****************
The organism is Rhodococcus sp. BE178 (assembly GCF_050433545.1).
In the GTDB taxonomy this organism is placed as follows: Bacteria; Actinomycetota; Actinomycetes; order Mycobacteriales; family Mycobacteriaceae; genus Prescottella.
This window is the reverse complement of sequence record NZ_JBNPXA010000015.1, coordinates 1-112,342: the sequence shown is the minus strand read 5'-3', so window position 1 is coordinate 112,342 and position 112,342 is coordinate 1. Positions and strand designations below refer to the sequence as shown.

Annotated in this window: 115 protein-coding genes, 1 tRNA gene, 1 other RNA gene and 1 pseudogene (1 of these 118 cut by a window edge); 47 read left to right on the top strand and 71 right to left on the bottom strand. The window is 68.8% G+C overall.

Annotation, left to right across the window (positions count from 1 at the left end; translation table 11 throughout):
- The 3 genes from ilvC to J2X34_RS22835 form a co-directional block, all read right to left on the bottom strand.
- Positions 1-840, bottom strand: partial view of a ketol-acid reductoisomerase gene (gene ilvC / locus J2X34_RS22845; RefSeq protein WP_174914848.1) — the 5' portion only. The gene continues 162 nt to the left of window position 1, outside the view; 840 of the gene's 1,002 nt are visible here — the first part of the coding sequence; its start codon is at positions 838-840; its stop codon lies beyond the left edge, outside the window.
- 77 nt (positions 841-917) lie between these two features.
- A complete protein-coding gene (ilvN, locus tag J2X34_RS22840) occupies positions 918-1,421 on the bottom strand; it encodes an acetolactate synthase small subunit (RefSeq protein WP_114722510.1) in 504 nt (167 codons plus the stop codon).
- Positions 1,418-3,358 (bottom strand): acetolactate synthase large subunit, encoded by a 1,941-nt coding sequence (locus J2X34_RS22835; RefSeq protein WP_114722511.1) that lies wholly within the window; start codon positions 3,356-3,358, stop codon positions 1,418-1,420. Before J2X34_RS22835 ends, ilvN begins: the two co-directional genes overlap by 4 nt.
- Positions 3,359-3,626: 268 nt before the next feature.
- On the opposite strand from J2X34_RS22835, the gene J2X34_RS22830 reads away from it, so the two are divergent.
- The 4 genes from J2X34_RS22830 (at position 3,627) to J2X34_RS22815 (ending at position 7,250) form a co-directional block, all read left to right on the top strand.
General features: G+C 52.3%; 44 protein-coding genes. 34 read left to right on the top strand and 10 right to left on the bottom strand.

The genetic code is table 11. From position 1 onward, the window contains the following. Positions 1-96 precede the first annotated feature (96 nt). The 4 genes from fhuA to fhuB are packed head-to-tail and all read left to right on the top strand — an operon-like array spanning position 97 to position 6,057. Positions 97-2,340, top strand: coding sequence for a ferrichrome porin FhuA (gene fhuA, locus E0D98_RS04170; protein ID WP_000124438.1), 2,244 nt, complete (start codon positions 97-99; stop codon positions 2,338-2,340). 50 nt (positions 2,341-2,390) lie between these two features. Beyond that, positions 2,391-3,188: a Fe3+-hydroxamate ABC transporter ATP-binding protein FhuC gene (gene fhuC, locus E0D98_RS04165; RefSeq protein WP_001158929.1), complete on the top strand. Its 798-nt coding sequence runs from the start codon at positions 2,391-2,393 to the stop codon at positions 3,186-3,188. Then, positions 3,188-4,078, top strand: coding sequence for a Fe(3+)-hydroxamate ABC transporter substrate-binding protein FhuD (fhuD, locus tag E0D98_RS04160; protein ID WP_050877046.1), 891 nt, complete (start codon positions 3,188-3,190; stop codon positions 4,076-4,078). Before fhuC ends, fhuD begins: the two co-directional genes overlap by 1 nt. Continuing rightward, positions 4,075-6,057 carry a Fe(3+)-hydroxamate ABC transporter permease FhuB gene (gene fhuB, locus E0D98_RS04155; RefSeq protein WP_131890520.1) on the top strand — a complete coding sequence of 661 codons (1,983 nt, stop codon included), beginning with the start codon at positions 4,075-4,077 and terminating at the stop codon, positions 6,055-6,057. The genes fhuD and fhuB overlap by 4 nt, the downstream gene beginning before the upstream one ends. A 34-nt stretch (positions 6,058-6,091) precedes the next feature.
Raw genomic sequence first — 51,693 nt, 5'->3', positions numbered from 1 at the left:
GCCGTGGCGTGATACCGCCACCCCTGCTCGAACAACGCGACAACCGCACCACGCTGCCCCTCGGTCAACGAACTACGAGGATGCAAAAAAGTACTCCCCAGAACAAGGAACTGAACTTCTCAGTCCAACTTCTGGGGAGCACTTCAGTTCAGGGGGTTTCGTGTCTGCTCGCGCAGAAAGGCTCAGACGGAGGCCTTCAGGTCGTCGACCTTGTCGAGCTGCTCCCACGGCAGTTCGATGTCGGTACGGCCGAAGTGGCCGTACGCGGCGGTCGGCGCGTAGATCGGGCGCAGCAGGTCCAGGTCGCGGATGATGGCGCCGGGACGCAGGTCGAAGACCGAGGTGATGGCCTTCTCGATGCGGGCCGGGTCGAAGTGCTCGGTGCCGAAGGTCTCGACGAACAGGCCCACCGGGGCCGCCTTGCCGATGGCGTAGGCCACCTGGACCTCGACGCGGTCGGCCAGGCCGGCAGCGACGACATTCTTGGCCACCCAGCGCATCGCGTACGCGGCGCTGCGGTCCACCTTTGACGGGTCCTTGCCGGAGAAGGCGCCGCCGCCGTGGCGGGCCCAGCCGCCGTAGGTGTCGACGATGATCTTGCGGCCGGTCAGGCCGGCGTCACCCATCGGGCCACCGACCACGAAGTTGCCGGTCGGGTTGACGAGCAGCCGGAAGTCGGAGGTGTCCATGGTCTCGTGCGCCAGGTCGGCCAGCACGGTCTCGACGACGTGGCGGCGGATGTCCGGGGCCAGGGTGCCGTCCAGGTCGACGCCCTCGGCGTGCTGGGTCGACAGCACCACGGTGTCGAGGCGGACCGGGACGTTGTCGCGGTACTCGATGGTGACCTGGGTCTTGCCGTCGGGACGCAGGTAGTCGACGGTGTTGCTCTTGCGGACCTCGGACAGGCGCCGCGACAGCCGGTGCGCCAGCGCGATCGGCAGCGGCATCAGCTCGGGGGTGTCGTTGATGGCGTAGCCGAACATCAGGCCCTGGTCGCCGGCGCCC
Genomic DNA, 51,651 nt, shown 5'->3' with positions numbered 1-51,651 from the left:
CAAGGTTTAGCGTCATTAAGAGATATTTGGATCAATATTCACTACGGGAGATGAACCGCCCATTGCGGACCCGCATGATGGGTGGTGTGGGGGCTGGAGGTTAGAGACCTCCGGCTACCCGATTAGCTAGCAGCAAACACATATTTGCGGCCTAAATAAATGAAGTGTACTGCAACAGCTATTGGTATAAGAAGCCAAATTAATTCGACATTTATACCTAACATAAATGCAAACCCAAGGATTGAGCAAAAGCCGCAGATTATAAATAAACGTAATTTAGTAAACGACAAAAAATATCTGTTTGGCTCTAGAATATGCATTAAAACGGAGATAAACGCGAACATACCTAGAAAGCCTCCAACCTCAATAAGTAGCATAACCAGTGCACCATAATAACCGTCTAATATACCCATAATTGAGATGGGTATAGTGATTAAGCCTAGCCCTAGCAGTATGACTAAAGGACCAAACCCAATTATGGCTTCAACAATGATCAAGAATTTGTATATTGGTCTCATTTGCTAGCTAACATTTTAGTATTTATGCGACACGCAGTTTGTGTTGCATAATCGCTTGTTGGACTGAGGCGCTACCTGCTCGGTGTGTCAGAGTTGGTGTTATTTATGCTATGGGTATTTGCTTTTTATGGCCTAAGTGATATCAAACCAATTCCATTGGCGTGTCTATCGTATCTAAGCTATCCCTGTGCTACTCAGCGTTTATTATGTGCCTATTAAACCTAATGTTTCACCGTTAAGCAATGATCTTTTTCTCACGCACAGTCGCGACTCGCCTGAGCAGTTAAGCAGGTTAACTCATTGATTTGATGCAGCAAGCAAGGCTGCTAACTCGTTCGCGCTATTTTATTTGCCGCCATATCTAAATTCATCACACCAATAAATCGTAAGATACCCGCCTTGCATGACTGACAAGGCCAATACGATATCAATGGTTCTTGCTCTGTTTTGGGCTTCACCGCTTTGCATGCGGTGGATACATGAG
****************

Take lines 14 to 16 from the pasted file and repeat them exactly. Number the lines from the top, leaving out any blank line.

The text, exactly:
General features: G+C 52.3%; 44 protein-coding genes. 34 read left to right on the top strand and 10 right to left on the bottom strand.

The genetic code is table 11. From position 1 onward, the window contains the following. Positions 1-96 precede the first annotated feature (96 nt). The 4 genes from fhuA to fhuB are packed head-to-tail and all read left to right on the top strand — an operon-like array spanning position 97 to position 6,057. Positions 97-2,340, top strand: coding sequence for a ferrichrome porin FhuA (gene fhuA, locus E0D98_RS04170; protein ID WP_000124438.1), 2,244 nt, complete (start codon positions 97-99; stop codon positions 2,338-2,340). 50 nt (positions 2,341-2,390) lie between these two features. Beyond that, positions 2,391-3,188: a Fe3+-hydroxamate ABC transporter ATP-binding protein FhuC gene (gene fhuC, locus E0D98_RS04165; RefSeq protein WP_001158929.1), complete on the top strand. Its 798-nt coding sequence runs from the start codon at positions 2,391-2,393 to the stop codon at positions 3,186-3,188. Then, positions 3,188-4,078, top strand: coding sequence for a Fe(3+)-hydroxamate ABC transporter substrate-binding protein FhuD (fhuD, locus tag E0D98_RS04160; protein ID WP_050877046.1), 891 nt, complete (start codon positions 3,188-3,190; stop codon positions 4,076-4,078). Before fhuC ends, fhuD begins: the two co-directional genes overlap by 1 nt. Continuing rightward, positions 4,075-6,057 carry a Fe(3+)-hydroxamate ABC transporter permease FhuB gene (gene fhuB, locus E0D98_RS04155; RefSeq protein WP_131890520.1) on the top strand — a complete coding sequence of 661 codons (1,983 nt, stop codon included), beginning with the start codon at positions 4,075-4,077 and terminating at the stop codon, positions 6,055-6,057. The genes fhuD and fhuB overlap by 4 nt, the downstream gene beginning before the upstream one ends. A 34-nt stretch (positions 6,058-6,091) precedes the next feature.
Raw genomic sequence first — 51,693 nt, 5'->3', positions numbered from 1 at the left: